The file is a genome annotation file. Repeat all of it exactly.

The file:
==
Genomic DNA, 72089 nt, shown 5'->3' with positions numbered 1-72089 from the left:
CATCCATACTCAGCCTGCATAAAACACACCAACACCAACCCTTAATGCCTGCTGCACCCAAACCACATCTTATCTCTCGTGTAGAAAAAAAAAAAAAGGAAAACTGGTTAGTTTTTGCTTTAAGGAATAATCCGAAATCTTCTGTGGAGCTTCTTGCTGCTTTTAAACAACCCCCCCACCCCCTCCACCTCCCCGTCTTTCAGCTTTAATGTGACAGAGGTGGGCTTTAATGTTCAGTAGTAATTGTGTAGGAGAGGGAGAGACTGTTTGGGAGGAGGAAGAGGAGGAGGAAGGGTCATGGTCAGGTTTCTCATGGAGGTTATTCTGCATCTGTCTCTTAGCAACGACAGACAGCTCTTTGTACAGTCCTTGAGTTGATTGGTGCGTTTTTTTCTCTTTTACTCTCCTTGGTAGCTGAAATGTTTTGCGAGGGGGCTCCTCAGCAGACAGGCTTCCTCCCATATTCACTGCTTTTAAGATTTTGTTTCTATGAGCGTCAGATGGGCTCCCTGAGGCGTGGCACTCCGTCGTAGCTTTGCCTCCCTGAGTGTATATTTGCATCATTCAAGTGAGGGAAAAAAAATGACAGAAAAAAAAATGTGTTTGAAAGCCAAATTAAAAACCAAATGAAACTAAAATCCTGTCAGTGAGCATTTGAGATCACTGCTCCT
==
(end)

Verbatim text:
Genomic DNA, 72089 nt, shown 5'->3' with positions numbered 1-72089 from the left:
CATCCATACTCAGCCTGCATAAAACACACCAACACCAACCCTTAATGCCTGCTGCACCCAAACCACATCTTATCTCTCGTGTAGAAAAAAAAAAAAAGGAAAACTGGTTAGTTTTTGCTTTAAGGAATAATCCGAAATCTTCTGTGGAGCTTCTTGCTGCTTTTAAACAACCCCCCCACCCCCTCCACCTCCCCGTCTTTCAGCTTTAATGTGACAGAGGTGGGCTTTAATGTTCAGTAGTAATTGTGTAGGAGAGGGAGAGACTGTTTGGGAGGAGGAAGAGGAGGAGGAAGGGTCATGGTCAGGTTTCTCATGGAGGTTATTCTGCATCTGTCTCTTAGCAACGACAGACAGCTCTTTGTACAGTCCTTGAGTTGATTGGTGCGTTTTTTTCTCTTTTACTCTCCTTGGTAGCTGAAATGTTTTGCGAGGGGGCTCCTCAGCAGACAGGCTTCCTCCCATATTCACTGCTTTTAAGATTTTGTTTCTATGAGCGTCAGATGGGCTCCCTGAGGCGTGGCACTCCGTCGTAGCTTTGCCTCCCTGAGTGTATATTTGCATCATTCAAGTGAGGGAAAAAAAATGACAGAAAAAAAAATGTGTTTGAAAGCCAAATTAAAAACCAAATGAAACTAAAATCCTGTCAGTGAGCATTTGAGATCACTGCTCCT